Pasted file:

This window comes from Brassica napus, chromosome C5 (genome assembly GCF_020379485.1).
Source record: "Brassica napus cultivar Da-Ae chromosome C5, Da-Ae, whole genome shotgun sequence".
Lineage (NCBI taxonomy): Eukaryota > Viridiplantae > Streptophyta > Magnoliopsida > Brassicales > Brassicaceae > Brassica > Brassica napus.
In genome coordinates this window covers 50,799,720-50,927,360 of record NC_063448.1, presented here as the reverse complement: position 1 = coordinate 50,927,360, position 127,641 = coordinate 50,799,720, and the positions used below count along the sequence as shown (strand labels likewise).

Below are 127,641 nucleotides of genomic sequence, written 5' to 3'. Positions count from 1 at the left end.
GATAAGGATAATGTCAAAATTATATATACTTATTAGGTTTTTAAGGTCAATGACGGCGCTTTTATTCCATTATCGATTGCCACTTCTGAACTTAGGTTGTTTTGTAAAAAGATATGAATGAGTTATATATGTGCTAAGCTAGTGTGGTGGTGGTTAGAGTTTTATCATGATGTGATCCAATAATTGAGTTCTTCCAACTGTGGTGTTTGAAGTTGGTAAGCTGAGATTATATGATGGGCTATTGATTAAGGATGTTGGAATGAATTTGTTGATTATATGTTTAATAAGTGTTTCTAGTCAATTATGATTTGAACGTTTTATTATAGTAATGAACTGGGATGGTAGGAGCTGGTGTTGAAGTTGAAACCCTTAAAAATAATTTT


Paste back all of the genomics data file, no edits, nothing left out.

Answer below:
This window comes from Brassica napus, chromosome C5 (genome assembly GCF_020379485.1).
Source record: "Brassica napus cultivar Da-Ae chromosome C5, Da-Ae, whole genome shotgun sequence".
Lineage (NCBI taxonomy): Eukaryota > Viridiplantae > Streptophyta > Magnoliopsida > Brassicales > Brassicaceae > Brassica > Brassica napus.
In genome coordinates this window covers 50,799,720-50,927,360 of record NC_063448.1, presented here as the reverse complement: position 1 = coordinate 50,927,360, position 127,641 = coordinate 50,799,720, and the positions used below count along the sequence as shown (strand labels likewise).

Below are 127,641 nucleotides of genomic sequence, written 5' to 3'. Positions count from 1 at the left end.
GATAAGGATAATGTCAAAATTATATATACTTATTAGGTTTTTAAGGTCAATGACGGCGCTTTTATTCCATTATCGATTGCCACTTCTGAACTTAGGTTGTTTTGTAAAAAGATATGAATGAGTTATATATGTGCTAAGCTAGTGTGGTGGTGGTTAGAGTTTTATCATGATGTGATCCAATAATTGAGTTCTTCCAACTGTGGTGTTTGAAGTTGGTAAGCTGAGATTATATGATGGGCTATTGATTAAGGATGTTGGAATGAATTTGTTGATTATATGTTTAATAAGTGTTTCTAGTCAATTATGATTTGAACGTTTTATTATAGTAATGAACTGGGATGGTAGGAGCTGGTGTTGAAGTTGAAACCCTTAAAAATAATTTT